Although hot days continue, summer’s lazy days are gone. Morning comes early with the need for the household to get going. For school mornings, the following suggestions are gleaned from various sources and adapted from years of experience as a mother and teacher.

A key to a successful day’s rest, so to speak, on how we wake up. A rule of thumb is to schedule an extra half hour into the school morning routine.

Timing is complex as family members with age-appropriate needs vie for bathroom and personal space. Wise parents might practice some proven morning routines for themselves and teach their children. The hints are useful for adults without children too.

Folks who awaken to a jarring alarm, hit the snooze button one or more times, and then bolt out of bed feeling already late set a stressful tone for the day. On the other hand, a peaceful approach to the day is likely to be increase productivity.

Waking to music offers a calming start, especially if the music alarm is set to allow time for gentle awakening. The idea is to let the music gradually pull a person into wakefulness. Add some gently stretches to the music. Do some imaging about good things that will happen during the day.

Waking to music also avoids the morning cellphone trap. Those who do not look at phones in the morning circumvent being sucked into news and social media notifications. Online information can be distressing and is an unplanned distraction. Phones scrolling can devour precious morning time and cause frustration for adults and youth alike.

Instead of checking on the outside world, family members need a focused morning routine. Consider bathroom time, pets’ needs, breakfast, and lunch preparations. Decide who does what and when.

Address the “need to make your bed” debate. In parts of France, beds are stripped each morning and linens are hung in the open air. Certainly after eight hours, bedding could use a good airing, but beds left unmade all day invite dust and other particles.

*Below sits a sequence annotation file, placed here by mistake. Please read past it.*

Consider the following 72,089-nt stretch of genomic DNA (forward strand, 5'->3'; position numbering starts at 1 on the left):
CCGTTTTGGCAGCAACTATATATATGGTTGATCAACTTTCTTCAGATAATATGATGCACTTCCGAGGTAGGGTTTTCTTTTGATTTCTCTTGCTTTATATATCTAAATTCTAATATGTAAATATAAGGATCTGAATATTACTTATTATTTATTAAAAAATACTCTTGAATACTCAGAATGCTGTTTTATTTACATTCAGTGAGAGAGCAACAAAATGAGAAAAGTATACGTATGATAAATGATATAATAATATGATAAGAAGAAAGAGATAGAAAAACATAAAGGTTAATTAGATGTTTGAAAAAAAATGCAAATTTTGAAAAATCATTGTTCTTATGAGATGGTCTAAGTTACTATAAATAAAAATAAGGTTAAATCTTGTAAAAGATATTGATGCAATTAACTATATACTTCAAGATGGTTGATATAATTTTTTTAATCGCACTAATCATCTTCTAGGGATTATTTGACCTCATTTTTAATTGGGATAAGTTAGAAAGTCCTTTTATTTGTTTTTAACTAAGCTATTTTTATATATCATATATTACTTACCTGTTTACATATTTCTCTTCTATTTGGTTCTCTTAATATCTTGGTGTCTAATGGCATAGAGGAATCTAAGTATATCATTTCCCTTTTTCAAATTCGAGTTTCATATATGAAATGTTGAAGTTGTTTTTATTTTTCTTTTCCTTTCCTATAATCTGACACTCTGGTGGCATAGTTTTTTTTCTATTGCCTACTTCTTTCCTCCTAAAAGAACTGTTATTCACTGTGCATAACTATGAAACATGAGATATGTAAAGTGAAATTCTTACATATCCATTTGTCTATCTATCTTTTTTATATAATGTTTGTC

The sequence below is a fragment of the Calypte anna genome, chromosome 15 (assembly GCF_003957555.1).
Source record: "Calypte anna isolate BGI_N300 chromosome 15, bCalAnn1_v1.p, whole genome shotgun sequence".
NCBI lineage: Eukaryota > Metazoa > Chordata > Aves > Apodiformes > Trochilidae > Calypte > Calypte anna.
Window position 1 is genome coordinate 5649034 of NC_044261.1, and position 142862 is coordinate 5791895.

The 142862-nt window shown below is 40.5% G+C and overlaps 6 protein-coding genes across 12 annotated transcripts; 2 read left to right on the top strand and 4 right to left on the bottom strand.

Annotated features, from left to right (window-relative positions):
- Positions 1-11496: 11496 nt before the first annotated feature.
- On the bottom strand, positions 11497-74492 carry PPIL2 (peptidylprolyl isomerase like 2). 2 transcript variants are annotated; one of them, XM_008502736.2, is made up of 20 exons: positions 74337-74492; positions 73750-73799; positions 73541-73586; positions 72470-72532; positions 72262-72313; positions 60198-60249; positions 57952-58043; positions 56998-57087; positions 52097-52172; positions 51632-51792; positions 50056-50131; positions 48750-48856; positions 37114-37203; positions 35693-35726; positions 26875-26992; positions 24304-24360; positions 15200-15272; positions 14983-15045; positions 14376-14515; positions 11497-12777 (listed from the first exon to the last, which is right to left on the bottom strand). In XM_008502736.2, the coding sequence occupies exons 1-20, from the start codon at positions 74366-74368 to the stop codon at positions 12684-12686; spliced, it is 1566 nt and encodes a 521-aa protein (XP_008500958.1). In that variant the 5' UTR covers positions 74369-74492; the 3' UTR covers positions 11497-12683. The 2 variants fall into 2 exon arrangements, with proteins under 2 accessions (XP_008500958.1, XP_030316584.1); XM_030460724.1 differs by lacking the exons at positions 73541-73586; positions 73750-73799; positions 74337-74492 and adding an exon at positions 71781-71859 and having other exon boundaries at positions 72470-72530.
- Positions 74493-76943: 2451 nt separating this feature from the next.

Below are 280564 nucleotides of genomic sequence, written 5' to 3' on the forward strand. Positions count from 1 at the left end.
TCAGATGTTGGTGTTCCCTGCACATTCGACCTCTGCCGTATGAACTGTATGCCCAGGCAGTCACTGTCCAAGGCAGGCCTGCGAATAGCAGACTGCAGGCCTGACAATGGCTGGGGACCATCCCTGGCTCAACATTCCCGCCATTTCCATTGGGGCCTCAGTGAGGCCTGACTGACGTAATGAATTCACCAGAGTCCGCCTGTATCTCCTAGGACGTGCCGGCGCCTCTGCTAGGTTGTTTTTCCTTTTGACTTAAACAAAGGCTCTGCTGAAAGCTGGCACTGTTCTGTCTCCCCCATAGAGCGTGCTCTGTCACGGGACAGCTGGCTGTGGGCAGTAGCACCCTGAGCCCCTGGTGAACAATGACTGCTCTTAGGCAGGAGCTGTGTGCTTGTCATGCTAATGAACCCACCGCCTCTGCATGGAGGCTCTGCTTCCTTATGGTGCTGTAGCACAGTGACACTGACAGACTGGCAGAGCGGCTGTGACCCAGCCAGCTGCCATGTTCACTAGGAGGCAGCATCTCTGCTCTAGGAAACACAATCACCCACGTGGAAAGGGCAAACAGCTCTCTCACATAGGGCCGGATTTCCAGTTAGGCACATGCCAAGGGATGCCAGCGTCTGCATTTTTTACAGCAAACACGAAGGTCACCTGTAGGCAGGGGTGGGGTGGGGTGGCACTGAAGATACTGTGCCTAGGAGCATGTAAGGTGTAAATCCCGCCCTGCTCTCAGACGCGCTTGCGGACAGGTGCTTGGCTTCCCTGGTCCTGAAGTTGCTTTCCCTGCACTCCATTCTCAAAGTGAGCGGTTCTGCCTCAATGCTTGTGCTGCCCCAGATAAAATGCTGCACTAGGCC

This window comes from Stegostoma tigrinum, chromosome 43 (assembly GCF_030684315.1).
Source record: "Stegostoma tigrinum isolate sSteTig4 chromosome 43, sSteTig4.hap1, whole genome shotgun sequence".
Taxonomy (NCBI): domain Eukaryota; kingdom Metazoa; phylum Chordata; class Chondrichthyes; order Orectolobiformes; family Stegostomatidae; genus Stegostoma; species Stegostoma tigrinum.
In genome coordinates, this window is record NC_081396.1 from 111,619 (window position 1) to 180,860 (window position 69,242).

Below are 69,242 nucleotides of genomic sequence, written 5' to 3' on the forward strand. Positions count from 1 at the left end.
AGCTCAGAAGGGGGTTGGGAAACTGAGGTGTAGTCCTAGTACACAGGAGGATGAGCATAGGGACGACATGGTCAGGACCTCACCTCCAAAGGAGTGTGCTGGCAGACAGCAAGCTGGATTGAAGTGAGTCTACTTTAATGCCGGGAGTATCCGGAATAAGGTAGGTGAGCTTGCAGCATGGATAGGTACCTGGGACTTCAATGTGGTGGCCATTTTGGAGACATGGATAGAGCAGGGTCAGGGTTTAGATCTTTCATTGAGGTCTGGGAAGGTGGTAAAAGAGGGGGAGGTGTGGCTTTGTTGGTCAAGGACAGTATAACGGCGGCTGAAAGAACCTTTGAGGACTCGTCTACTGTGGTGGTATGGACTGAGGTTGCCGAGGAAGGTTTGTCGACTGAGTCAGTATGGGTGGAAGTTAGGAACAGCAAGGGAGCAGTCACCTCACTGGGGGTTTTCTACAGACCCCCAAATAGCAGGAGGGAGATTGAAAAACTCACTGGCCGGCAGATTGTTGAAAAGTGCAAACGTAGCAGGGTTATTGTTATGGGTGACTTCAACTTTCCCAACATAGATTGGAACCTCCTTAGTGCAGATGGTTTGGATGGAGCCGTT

A useful procedure is to pull back the bedding as a person climbs out. Allow the bed to air. Then, return after breakfast to quickly pull up the covers.

Allocate bathroom time. In some families, chosen members shower in the evening while others get more morning bathroom time.

One daughter-in-law had a super idea to avoid morning dressing hassles. In each closet she hung a vertical sweater holder. On Sunday evening she went over with each child the upcoming week’s clothing needs. In a sweater cubby for each day, she placed coordinated outfits with fresh socks and underwear. Accessories such as a belt or hairbow were included.

There is a truism “Breakfast is the most important meal of the day.” The body needs basic nutrients to get started and gradually digest so that calories are delivered to cells throughout the morning.

Breakfast must be a balanced meal. There is a reason that cereal is topped with fruit and drenched in milk. Eating a processed granola bar is not the same. A toast and egg breakfast should include fruit.

A fresh-start attitude is more likely to lead to successful achievement. Think “Today is the day I am going to ….” Over an unrushed breakfast parents can talk with children about the possibilities for achievement that day.

Monday mornings are especially significant. These mornings set the tone for the whole week. Parents might talk with students about tests and projects that are coming due. Together brainstorm a plan for success and items that are needed.

The kitchen rush can be reduced if lunches are prepared and refrigerated the night before. Better yet, prepare lunches for the week on Sunday evening and freeze. The added benefit is that the cold food stays fresh and thaws by lunchtime.

Whatever the household’s needs are, shop locally. Save time and money be reducing unnecessary out-of-town shopping trips.